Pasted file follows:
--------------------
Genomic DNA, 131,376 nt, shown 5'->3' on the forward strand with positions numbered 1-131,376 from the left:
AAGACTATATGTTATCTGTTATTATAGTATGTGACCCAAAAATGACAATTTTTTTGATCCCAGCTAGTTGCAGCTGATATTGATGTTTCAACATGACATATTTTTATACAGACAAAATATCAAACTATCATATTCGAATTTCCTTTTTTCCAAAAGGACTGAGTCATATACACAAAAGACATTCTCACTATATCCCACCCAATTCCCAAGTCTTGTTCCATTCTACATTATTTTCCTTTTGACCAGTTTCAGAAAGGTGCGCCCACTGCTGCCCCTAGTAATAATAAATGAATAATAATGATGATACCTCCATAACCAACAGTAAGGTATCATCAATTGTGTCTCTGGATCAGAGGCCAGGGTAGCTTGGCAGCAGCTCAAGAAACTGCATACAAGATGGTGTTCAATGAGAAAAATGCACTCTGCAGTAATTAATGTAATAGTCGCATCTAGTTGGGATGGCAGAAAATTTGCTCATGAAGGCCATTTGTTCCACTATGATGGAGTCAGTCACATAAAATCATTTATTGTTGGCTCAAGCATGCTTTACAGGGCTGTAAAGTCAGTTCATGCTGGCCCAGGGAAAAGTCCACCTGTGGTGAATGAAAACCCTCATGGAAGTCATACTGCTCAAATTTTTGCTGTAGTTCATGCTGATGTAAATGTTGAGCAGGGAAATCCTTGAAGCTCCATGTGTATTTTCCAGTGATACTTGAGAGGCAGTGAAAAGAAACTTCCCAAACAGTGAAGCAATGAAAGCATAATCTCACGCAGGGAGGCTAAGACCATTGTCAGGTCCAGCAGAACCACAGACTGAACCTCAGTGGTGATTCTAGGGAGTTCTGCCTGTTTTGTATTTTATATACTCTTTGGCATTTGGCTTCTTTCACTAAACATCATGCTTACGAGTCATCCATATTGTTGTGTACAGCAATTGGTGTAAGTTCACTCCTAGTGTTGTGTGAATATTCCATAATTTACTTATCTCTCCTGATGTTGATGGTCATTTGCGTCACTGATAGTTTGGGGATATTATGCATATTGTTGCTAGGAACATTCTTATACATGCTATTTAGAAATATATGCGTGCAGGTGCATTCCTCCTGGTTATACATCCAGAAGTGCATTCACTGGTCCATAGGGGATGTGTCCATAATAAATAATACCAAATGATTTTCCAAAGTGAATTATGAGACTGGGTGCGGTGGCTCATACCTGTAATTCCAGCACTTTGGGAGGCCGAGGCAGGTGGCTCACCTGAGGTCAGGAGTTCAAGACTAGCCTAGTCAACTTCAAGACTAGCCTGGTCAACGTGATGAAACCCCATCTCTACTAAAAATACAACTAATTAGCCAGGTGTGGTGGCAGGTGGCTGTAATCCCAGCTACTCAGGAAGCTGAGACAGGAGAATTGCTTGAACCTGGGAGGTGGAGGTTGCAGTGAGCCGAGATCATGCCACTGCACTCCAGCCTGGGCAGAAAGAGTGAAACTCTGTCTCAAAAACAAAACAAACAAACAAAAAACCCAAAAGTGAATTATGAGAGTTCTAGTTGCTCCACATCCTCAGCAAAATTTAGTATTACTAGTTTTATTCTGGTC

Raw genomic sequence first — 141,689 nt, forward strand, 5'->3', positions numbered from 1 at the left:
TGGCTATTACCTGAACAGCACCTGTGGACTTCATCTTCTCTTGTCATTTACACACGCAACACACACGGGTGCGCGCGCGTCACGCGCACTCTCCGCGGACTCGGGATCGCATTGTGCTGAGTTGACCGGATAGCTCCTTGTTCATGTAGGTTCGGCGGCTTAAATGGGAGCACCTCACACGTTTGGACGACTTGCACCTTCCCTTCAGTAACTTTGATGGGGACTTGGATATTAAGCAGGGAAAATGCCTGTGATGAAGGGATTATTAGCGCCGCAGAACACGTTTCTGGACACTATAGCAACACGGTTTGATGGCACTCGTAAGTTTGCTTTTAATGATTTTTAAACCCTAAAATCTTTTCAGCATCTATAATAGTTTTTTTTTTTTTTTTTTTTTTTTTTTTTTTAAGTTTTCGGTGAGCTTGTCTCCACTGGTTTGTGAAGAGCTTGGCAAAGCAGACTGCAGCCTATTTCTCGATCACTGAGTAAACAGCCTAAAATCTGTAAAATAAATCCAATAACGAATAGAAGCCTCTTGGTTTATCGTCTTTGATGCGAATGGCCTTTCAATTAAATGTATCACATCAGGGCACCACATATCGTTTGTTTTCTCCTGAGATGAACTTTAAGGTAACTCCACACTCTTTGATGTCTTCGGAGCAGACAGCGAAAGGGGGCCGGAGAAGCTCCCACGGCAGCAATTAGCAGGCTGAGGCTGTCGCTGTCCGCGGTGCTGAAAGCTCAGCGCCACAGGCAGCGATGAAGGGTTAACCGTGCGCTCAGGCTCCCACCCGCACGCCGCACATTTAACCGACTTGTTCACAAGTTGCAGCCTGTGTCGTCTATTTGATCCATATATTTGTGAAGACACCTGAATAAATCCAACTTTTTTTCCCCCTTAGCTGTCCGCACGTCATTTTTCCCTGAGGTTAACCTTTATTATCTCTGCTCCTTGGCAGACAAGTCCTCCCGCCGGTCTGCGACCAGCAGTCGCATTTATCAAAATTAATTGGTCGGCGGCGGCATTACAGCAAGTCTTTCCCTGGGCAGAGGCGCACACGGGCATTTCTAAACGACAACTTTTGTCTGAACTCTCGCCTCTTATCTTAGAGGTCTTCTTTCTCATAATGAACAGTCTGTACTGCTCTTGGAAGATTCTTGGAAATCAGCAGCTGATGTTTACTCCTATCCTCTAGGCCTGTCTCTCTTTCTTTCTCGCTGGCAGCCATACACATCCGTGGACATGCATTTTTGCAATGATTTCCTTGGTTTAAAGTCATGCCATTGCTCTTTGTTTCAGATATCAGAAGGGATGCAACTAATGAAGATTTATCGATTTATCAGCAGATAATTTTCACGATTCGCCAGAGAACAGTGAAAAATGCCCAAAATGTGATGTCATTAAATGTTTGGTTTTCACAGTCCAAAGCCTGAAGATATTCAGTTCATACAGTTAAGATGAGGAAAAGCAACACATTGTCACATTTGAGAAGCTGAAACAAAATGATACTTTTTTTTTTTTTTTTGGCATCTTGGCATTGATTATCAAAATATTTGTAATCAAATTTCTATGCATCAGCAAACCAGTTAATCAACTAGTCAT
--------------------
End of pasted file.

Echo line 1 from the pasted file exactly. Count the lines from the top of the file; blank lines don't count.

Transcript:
Genomic DNA, 131,376 nt, shown 5'->3' on the forward strand with positions numbered 1-131,376 from the left: